After several areas have been manipulated and many segments of tubes have been either bent or moved to the surface, the sample can be re-annealed in a vacuum at 1300° C. for two (2) hours. FIGS. 3e and 3 f show the same area of the surface before and after this annealing step. It is clear from FIG. 3f that the tubes have moved back to a well-ordered configuration. This demonstrates that the ordering of the tubes is due to a diffusion process that follows the growth. This diffusion releases part of the mechanical stress incorporated in the randomly grown network by favoring straight segments and by matching the crystallographic order of the surface. At the same time, formation of bundles contributes to the lowering of the total energy.
 The catalyst-free growth of single wall nanotubes on silicon carbide takes place in several steps. Silicon is evaporated from the SiC surface leading to a more and more carbon-rich surface. Above 1350° C., the amorphous carbon on the surface starts to crystallize into pieces (or patches) of grapheme. These pieces of graphite contain dangling bonds, particularly at the edges. Nanotubes can be formed when the dangling bonds of the graphite pieces bond together.
 In the absence of catalyst particles, the presence of graphic patches can be sufficient to initiate the growth of nanotubes at high temperature. Referring to FIG. 1, for the catalyst free formation of nanotubes, a graphite sample can be used as a substrate 101. A sample of Highly Orientated Pyrolytical Graphite (HOPG) can be patterned to into patches 103. Methods for inducing the formation of grapheme patches include, for example, lithography, focused electron beam patterning techniques. The sample can be annealed in vacuum to induce the bonding and rolling of these patches into nanotubes 104.
 Nanotubes of a given chirality can be produced by tuning the direction of the patch edges. The direction of nanotube growth is in the direction of an edge of the patch. Patterning the substrate graphitic patches can favor the growth of tubes with a given chirality.
 The carbon nanotubes produced by this invention are located at the surface of the SiC wafer. Therefore, the nanotubes can be transferred onto another substrate, such as an insulting or a patterned surface, by a simple bonding process or other methods involving a dispersion of the nanotubes in a solution.
 Direct bonding comprises bonding the SiC wafer with the nanotubes at the surface to the target wafer using processes that are either promoted by thermal annealing or chemical reaction or physical adhesion between the target surface and the carbon nanotubes. It has the advantage of keeping the structure of the network of tubes formed as in FIG. 2.
 The solution based technique comprises making a suspension of the tubes into a solution and disperse them back onto a target wafer using either random dispersion or self-assembly processes. The solution can be made from divers solvents (e.g., water, ethanol, dischloroethane, etc.) with the possible addition of surfactants or polymers that help to stabilize the nanotubes and avoid the formation of bundles of tubes.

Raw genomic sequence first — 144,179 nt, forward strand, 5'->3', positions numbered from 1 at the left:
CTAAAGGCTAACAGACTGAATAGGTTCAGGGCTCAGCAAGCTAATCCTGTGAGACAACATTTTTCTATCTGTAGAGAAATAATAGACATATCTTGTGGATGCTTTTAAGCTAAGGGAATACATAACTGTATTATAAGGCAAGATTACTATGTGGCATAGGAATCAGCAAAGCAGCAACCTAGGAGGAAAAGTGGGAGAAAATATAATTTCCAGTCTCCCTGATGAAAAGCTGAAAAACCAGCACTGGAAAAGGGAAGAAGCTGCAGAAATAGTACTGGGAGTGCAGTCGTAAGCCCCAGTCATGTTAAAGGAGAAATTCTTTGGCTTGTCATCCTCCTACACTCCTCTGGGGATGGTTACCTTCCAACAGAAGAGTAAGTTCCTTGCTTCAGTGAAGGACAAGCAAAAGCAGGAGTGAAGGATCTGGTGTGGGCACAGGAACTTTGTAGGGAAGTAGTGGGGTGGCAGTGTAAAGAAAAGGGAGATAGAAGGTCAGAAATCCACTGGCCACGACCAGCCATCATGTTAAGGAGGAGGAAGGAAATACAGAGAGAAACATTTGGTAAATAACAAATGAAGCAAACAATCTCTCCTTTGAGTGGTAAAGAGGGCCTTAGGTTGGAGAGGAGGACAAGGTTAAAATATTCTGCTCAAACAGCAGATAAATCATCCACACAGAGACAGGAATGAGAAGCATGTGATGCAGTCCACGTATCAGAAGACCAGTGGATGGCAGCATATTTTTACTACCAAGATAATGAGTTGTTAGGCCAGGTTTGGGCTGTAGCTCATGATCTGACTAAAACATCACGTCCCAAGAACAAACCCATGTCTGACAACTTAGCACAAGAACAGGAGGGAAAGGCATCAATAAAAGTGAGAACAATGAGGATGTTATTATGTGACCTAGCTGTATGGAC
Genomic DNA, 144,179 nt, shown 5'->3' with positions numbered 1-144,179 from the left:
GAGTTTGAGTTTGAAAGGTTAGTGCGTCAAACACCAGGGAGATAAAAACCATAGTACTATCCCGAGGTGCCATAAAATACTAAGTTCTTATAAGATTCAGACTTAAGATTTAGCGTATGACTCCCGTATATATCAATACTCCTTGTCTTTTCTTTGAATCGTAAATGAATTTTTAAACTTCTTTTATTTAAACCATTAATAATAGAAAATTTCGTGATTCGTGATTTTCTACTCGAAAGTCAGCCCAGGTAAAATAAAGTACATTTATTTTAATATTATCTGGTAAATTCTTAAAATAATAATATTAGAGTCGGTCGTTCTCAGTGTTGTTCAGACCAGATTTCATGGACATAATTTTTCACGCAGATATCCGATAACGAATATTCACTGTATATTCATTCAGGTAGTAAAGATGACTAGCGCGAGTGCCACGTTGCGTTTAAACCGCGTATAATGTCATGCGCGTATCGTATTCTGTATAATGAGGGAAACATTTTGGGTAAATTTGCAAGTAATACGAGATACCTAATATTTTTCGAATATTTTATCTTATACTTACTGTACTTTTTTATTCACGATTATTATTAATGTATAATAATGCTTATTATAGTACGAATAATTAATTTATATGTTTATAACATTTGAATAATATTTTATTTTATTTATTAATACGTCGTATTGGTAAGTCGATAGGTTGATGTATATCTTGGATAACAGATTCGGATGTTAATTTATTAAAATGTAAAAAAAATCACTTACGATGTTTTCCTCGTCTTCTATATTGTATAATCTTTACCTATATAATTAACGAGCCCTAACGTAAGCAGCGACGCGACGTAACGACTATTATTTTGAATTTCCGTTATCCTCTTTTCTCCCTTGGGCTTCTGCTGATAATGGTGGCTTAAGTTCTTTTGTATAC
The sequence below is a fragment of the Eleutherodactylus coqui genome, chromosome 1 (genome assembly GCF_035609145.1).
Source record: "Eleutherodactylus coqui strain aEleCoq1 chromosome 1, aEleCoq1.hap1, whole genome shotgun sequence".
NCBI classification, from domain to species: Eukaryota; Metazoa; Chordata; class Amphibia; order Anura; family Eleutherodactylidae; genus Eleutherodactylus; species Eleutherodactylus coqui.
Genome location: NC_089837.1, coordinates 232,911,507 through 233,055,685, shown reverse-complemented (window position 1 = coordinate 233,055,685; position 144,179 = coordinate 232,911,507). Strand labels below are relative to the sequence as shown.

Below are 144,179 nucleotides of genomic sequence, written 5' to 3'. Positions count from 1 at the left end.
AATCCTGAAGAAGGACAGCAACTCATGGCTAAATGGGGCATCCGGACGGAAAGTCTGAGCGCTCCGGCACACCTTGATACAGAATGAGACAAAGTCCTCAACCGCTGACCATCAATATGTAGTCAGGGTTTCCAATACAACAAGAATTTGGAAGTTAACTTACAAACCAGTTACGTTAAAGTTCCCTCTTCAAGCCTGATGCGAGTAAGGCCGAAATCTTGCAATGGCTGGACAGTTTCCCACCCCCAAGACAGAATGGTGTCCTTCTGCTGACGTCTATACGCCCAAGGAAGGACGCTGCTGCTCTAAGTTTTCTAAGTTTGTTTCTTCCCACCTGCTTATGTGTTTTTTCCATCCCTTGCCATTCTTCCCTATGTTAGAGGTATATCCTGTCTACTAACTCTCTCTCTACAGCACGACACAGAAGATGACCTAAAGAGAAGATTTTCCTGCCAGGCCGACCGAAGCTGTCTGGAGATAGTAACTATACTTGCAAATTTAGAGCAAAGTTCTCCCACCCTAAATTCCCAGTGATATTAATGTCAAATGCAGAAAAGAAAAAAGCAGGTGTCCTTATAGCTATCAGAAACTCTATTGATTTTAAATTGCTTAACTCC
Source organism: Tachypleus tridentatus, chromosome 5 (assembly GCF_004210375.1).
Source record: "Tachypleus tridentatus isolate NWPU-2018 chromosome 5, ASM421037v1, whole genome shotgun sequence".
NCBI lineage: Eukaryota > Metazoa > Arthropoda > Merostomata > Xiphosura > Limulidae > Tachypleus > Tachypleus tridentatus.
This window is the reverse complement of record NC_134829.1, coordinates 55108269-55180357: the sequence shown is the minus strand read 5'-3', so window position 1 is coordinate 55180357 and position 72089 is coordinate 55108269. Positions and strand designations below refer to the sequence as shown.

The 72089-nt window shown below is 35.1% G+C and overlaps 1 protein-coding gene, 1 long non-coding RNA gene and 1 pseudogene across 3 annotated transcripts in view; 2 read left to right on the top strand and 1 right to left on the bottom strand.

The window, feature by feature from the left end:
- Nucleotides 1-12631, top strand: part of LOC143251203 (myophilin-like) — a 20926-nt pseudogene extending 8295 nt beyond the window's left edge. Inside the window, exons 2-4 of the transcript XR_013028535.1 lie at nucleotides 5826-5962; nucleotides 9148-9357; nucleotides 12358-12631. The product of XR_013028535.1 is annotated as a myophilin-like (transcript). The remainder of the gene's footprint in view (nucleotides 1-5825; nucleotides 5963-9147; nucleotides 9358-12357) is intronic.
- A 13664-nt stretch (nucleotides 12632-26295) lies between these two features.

According to an embodiment of the present invention, nanotubes can be put in place by a method of self or directed assembly rather than deposited as described above. Directed assembly can be used for horizontal and vertical deposition of a nanotube using selective deposition driven by a chemical or a physical process. The selective deposition can include forming an adhesion layer or chemical groups acting as receptors to favor a desired deposition of tubes in a given position. FIGS. 4a and 4 b show methods for horizontal and vertical directed assembly, respectively. A nanotube 401 can be prepared comprising predetermined chemical groups 402, for example, a DNA strand or a thiol group, at each end or located on the side walls. The nanotube 401 can be brought into the proximity of a substrate 403 comprising receptors 404, for example, where DNA is implemented, a complementary DNA strand can be used. Where a thiol group is used, gold particles or a contact shape comprising gold, can be designed to bond with the chemical groups 402 of the nanotube 401. The nanotube 401 can thus be placed on the substrate 403 according to directed assembly.
 Having described preferred embodiments of a method of catalyst-free growth of single-wall carbon nanotubes, it is noted that modifications and variations can be made by persons skilled in the art in light of the above teachings. It is therefore to be understood that changes may be made in the particular embodiments of the invention disclosed which are within the scope and spirit of the invention as defined by the appended claims. Having thus described the invention with the details and particularity required by the patent laws, what is claimed and desired protected by Letters Patent is set forth in the appended claims.